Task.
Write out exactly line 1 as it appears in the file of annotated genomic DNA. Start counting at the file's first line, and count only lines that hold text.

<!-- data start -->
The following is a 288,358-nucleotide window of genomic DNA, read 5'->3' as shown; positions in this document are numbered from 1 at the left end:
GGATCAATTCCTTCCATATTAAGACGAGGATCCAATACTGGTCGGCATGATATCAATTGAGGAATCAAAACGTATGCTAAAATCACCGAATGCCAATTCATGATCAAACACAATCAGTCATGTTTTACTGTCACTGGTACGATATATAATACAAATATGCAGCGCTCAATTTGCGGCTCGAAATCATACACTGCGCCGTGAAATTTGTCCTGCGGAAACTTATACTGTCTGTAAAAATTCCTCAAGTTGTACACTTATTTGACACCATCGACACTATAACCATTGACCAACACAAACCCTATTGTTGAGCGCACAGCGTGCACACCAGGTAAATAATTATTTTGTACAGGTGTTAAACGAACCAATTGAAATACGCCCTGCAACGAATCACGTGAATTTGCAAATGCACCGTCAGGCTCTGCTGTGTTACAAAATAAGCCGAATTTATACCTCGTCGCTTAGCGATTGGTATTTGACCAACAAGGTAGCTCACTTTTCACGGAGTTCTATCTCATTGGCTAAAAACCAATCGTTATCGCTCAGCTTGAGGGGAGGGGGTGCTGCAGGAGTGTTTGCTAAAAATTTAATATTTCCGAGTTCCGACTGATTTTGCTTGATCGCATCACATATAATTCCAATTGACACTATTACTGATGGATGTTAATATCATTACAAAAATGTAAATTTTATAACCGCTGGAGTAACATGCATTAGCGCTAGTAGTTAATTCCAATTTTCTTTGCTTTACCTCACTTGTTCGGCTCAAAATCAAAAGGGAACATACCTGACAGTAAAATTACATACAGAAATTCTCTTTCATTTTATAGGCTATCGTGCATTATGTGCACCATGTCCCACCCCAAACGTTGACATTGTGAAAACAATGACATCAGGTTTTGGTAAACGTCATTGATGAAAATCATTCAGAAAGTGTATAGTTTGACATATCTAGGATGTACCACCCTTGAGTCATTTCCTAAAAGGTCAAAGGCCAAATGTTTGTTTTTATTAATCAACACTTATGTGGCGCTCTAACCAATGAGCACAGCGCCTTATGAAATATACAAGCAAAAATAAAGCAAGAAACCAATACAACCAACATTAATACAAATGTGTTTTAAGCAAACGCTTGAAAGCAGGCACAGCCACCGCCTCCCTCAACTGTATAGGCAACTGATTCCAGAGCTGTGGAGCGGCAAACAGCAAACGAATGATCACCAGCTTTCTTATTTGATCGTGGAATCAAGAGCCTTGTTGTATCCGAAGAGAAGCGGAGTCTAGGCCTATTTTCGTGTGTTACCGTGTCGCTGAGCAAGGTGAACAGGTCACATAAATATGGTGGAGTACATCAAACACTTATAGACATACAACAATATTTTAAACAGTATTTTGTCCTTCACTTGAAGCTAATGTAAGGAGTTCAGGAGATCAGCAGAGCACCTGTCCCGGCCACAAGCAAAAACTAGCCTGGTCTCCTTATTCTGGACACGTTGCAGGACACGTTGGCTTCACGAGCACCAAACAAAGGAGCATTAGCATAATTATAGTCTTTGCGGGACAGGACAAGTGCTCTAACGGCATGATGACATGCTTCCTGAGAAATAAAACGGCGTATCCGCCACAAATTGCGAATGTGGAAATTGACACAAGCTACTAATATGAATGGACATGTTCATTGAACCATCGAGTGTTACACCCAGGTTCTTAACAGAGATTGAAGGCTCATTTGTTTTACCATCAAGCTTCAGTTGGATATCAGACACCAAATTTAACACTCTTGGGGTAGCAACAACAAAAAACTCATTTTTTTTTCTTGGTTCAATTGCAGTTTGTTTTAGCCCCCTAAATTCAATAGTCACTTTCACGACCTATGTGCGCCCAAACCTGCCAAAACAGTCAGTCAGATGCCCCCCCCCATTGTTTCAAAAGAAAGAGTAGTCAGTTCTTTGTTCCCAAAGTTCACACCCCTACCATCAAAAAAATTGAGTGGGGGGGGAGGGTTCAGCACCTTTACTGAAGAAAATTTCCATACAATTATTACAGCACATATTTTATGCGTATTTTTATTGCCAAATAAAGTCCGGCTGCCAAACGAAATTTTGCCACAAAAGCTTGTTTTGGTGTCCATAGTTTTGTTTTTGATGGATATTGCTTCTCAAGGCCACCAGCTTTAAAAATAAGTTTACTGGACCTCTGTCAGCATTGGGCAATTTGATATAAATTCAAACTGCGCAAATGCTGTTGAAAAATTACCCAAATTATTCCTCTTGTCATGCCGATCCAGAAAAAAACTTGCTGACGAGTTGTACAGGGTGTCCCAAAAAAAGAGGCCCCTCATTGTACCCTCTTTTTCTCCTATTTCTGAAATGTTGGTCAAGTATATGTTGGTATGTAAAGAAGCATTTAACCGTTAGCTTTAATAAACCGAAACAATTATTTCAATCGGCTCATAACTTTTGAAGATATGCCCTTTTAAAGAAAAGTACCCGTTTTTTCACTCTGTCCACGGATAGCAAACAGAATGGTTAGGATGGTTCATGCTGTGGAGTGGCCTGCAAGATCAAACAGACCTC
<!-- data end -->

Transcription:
The following is a 288,358-nucleotide window of genomic DNA, read 5'->3' as shown; positions in this document are numbered from 1 at the left end: